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Thursday, Jun 20, 2024

Afghan Starvation Collateral Damage or Human Catastrophe?

Author: Abdur Rahim-Syed

The attack on the World Trade Center was morally repulsive as civilians were targeted. As many as 6,000 civilians were killed that day, and both the sanctity of life and the laws of war were left in the dust. Those responsible for the attacks did not have a personal quarrel with the Manhattan skyline or with the people that worked there, rather they considered the civilians that died as acceptable collateral damage in what they perceived as war. Within weeks, 400,000 Afghans will stand on the brink of starvation, considered acceptable collateral damage in a war they do not understand.

According to the most recent Gallup Poll, 85 percent of Americans agree that civilian casualties are unavoidable and approve of the government's measures to avoid them. This high statistic suggests that Americans either misperceive what constitutes collateral damage or are ignorant of the impending humanitarian catastrophe in Afghanistan. The death of all civilians directly caused by war is collateral damage. These deaths can come from misdirected bombs but also from widespread starvation directly attributable to war. When the administration mentions collateral damage, they refer to civilians in military areas, victim to circumstance and historical necessity. Yet those civilians in areas that receive neither bombs nor food are victims to historical necessity as well, albeit through starvation.

As the bombing continues, food convoys find it too dangerous to continue deliveries. If the winter sets in before food can be delivered, the United Nations (U.N.) estimates that 400,000 Afghans will be in immediate danger of starvation. There was a food crisis in Afghanistan before the war began, but the bombing has pushed the crisis into a humanitarian catastrophe. Before Sept. 11, Oxfam warned that as many 1.9 million would suffer from severe malnutrition by the end of the year. The U.N. has now pushed that number to 3.9 million by spring. This immense increase in those threatened is directly attributable to the bombing campaign.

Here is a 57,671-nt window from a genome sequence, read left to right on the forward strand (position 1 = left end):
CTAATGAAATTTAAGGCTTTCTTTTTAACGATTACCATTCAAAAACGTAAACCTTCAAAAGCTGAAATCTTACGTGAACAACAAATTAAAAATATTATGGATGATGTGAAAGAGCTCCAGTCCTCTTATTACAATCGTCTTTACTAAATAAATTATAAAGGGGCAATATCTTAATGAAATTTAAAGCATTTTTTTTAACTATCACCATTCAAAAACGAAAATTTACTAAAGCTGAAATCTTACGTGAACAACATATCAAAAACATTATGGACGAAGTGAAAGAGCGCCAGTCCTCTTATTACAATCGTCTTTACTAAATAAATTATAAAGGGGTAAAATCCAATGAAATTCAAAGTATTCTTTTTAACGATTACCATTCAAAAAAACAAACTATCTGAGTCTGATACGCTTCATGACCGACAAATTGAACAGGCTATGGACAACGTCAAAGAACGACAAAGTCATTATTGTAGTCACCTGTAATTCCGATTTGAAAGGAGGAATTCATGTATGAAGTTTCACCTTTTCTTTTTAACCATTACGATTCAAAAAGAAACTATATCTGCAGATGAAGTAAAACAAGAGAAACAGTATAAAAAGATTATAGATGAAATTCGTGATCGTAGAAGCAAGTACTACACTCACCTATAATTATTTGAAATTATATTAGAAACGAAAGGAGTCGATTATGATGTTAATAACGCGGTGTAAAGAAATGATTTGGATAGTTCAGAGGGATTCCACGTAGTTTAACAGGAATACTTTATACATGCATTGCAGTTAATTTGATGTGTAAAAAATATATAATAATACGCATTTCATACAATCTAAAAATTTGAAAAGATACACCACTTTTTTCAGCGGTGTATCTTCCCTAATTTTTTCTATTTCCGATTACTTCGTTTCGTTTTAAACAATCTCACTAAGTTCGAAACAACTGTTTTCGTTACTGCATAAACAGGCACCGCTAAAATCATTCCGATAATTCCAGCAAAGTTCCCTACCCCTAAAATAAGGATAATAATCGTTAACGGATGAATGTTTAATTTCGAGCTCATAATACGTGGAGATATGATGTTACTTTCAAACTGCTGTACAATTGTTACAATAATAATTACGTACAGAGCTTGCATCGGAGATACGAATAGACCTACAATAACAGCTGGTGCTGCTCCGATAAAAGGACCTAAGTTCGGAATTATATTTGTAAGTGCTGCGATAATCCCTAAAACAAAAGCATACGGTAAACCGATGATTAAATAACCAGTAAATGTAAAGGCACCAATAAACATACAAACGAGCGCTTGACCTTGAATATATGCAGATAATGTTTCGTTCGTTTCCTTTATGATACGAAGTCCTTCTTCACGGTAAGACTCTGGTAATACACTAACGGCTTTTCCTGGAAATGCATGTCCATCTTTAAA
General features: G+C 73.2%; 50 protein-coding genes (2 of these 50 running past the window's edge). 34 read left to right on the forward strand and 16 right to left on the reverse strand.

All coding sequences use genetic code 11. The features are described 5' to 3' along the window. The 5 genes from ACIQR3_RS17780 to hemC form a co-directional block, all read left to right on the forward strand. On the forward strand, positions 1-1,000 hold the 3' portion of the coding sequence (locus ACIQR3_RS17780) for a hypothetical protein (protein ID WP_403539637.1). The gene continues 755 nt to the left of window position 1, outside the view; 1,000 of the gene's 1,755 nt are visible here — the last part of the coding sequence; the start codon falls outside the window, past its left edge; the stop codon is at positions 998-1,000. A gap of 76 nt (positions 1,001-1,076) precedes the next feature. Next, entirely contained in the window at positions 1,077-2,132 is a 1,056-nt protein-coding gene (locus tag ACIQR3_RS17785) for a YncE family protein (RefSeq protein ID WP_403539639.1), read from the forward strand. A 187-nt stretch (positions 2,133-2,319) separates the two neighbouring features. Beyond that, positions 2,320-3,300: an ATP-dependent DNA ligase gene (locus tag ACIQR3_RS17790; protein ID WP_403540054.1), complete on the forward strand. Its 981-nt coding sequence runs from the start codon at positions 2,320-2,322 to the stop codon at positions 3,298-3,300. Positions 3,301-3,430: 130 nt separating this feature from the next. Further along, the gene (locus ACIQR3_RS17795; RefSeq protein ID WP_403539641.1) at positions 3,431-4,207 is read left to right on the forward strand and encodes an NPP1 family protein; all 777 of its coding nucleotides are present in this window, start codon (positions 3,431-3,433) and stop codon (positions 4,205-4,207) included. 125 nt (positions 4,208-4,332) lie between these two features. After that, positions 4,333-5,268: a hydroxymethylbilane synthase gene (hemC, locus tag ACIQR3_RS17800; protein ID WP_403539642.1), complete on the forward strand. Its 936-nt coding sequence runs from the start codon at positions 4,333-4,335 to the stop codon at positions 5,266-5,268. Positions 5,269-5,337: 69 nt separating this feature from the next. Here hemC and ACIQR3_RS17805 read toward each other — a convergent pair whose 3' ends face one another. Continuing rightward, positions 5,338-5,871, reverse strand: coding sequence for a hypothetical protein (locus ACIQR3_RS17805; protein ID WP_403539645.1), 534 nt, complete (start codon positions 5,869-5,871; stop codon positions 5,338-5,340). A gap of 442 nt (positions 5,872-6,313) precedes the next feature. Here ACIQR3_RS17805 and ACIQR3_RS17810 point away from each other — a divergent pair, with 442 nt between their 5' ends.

Food distribution agencies have been severely limited by the bombing. Both security concerns and the destruction of key roads by the bombing have left humanitarian organizations with high food stocks on the borders but few ways of delivering it to remote areas. The U.N. World Food Program (WFP) had over 50,000 tons of food stockpiled on the border three weeks ago, with the hope of distributing that much each month. After successfully delivering only 9,000 tons to Afghans, the WFP estimates that 100,000 families will be cut-off from food deliveries. Moreover, only 702 tons of food were delivered to Afghanistan per day, from Oct. 1 through Oct. 24, 1,000 tons short of the needed amount.

The rural areas have been the hardest hit, yet the cities have not fared much better. Of eight official distribution centers in Afghanistan, none have received the requisite amount of food. Mazar has just nine tons of food on average to distribute on any given day. Kandahar and Herat have fared even worse, with naught to distribute.

The Bush administration has defended itself in two ways in this humanitarian crisis. First, much of the guilt lies on the shoulders of the Taliban, as their looters have played an instrumental role in aggravating this crisis. Second, the United States has done its utmost to avoid the widespread famine by dropping food in civilian areas along with bombs on military targets. Both these claims only partially remove the guilt of massive collateral damage.

It may very well be true that the Taliban are looting food convoys. Yet even if they were not doing so, the amount of food being delivered is minute when compared to how much would have been delivered were the bombing to never have begun. More importantly, however, one must explain why food agencies were able to deliver food to 3.8 million Afghans in 1997, when the Taliban were firmly in power, and not now.

Airdrops of food have been applauded by the American media but criticized by many humanitarian agencies working in Afghanistan. The food drops are a fraction of the necessary amount, and are, therefore, more ornamental than truly useful. The French medical charity Médecins Sans Frontières, recipient of the 1999 Nobel Peace Prize, has criticized the food drops as not only failing to meet the needs of the Afghan people, but also as "likely to undermine attempts to deliver substantial aid to the most vulnerable." The deliberate action of the military to combine bombing with humanitarian efforts is likely to cause problems in the future for Non Governmental Organizations, who find it key to be perceived as independent of any government in their operations. More succinctly, Dr. Jean-Hervé Bradol of Médecins Sans Frontières asks, "How will the Afghan population know in the future if an offer of humanitarian aid does not hide a military operation?"

Afghanistan is a country riddled with landmines—as many as 10 million, according to U.N. estimates. Dropping food indiscriminately has the added danger of leading starved Afghans into areas infested with landmines. Although the idea of food drops is commendable, they have been of minimal benefit.

There was originally talk of a reprieve in bombing during Ramadan, an Islamic holy month two weeks away. As this suggestion slowly fades from the administration's agenda, the risk of widespread famine grows.

About 25,000 people died in the firebombing of Dresden. 300,000 died in Hiroshima and Nagasaki. If the bombing does not stop before the onset of winter, we may find collateral damage by starvation to have exceeded both these numbers.